Territory Stories

Technical annual report 2000-01

Details:

Title

Technical annual report 2000-01

Collection

Dept. of Regional Development, Primary Industry, Fisheries and Resources technical annual report; Department of Regional Development, Primary Industry, Fisheries and Resources technical and annual report; Reports; PublicationNT; Technical bulletin (Northern Territory. Dept. of Primary Industry and Fisheries) ; no. 295

Date

2001-10

Description

Made available via the Publications (Legal Deposit) Act 2004 (NT).

Notes

Date:2001-10

Language

English

Subject

Agriculture -- Northern Territory -- Periodicals; Fisheries -- Northern Territory -- Periodicals

Publisher name

Dept. of Primary Industry and Fisheries

Place of publication

Darwin

Series

Technical bulletin (Northern Territory. Dept. of Primary Industry and Fisheries) ; no. 295

ISSN

0158-2763

Copyright owner

Check within Publication or with content Publisher.

Parent handle

https://hdl.handle.net/10070/223369

Citation address

https://hdl.handle.net/10070/687151

Page content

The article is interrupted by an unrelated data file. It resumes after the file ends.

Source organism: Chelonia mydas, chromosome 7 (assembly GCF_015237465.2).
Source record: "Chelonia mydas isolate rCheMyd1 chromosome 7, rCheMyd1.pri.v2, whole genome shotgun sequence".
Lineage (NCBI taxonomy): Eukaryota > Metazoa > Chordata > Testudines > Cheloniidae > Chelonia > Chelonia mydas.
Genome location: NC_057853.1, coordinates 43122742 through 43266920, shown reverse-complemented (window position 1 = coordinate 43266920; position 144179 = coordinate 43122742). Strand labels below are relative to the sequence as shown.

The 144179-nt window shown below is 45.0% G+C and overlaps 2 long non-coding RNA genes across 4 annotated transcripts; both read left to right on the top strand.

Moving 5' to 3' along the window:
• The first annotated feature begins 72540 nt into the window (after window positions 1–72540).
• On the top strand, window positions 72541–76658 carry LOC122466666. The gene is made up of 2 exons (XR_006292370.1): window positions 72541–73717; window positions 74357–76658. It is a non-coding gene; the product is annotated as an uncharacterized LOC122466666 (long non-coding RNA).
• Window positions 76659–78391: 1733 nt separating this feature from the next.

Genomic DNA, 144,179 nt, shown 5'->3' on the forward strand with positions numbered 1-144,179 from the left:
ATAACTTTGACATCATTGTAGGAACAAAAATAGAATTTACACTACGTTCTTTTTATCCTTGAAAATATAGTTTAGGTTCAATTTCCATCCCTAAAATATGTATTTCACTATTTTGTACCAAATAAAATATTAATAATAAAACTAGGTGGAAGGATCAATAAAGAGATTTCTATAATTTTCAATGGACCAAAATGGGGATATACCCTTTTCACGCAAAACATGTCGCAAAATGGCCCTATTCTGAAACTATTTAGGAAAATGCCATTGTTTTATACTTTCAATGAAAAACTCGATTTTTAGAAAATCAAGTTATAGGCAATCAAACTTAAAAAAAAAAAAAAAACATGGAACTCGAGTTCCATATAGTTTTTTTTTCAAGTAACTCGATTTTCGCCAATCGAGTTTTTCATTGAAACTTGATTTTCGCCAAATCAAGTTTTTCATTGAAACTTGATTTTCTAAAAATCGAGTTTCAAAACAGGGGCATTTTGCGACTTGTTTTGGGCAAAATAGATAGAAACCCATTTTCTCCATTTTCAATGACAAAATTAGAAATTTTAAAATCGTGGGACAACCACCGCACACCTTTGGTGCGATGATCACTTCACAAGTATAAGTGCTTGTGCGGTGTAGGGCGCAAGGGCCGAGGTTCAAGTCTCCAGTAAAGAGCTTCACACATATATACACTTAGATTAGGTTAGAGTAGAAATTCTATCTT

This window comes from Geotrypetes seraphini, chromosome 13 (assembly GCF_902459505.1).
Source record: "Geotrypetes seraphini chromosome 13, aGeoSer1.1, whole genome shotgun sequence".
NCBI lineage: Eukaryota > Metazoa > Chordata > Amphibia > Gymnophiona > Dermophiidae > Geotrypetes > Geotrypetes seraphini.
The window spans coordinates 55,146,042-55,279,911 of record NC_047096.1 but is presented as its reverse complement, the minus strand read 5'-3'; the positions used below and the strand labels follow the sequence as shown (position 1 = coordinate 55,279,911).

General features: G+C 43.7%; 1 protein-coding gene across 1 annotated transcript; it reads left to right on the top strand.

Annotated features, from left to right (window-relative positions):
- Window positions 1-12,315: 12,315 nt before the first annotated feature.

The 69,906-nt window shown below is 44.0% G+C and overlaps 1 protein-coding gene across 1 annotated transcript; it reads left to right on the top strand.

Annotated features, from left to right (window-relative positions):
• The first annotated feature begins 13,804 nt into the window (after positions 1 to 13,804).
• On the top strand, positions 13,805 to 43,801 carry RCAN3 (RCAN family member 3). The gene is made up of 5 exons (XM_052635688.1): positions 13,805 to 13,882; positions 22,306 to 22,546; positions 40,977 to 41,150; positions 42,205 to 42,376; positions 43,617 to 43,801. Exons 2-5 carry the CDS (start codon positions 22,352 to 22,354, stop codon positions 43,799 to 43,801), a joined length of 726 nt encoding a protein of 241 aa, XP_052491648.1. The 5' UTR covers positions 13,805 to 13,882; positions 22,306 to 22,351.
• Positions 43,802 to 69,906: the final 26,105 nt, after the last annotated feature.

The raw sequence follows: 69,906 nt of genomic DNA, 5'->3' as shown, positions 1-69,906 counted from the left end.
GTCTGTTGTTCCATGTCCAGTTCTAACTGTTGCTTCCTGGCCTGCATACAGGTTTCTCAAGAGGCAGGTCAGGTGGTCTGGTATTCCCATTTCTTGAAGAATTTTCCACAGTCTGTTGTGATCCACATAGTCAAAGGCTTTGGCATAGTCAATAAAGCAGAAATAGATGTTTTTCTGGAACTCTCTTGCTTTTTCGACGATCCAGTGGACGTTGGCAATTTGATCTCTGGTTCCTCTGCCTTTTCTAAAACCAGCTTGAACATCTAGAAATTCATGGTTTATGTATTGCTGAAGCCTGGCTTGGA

Department of Primary Industry and Fisheries 292 PROGRAM: Aquaculture SUBPROGRAM: Crustacea PROJECT: Mud Crab Aquaculture - FRDC Project Development of Commercial Production Systems for Mud Crab (Scylla serrata) Aquaculture in Australia: Part 1 Hatchery and Nursery Project Officers: C. Shelley, G. Williams, I. Ruscoe, R. Naylor and C. Moir Location: Darwin Aquaculture Centre, Channel Island Objective: To examine the feasibility of the commercial production of mud crab, Scylla serrata. Justification: If economical methods of rearing mud crabs can be developed, mud crab aquaculture will be an additional opportunity for existing or potential aquaculturists to diversify their production, or to set up facilities specifically for mud crab culture. Once the methods have been developed, producers will be able to target niche markets such as those for soft shell crabs, ovigerous females, out of season crabs, crab meat and supply of juveniles to overseas crab farmers, in addition to markets already established for the Australian mud crab fishery. 2000/2001 Results: After the centre was relocated to Channel Island significant problems arising from the high silt and organic loading in the sea water were experienced. The poor water quality resulted in bacterial and fungal disease in the broodstock and led to a sharp decline in larval survivals. New protocols for water, broodstock and larval management were developed and have largely overcome these problems. Tanks for the maturation of females and the incubation of berried females are now on semi-closed recirculating systems equipped with foam fractionators, fluidised bed bio-filters and UV sterilisers. The use of chlorinate to disinfect culture water for larval rearing has been discontinued and replaced with 5um filtered, settled and foam fractionated water in the new larval rearing protocol. Survivals from zoea 1 to megalop in small -scale experimental trials are now regularly over 65%. The main focus of research is to obtain similar high survival rates on a commercial scale. The commencement of the FRDC mud crab aquaculture project was delayed six months to 1/1/2001 because of delays in staff recruitment and as a result of de-stocking crustaceans at the Darwin Aquaculture Centre. The project is now well under way and the milestones for the first six months have been met. A technician, Cameron Moir and a Ph.D. student, Maurice Pizzuto have been appointed to the project. Articles were published in Aquaculture Asia and Territory Business to publicise the project. The company Proaqua has joined McRobert Aquaculture Systems and Seafarm in supporting the project by supplying the Aquamats required for the experiments. In November 2000 it was discovered that imported green prawns that later tested positive for White Spot Syndrome Virus (WSSV) were inadvertently fed to the crab broodstock. As soon as this was discovered the entire area was de-stocked, disinfected and dried out. All crabs at the centre were destroyed as a precautionary measure. This included several family lines that had been reared from eggs. Feeding of any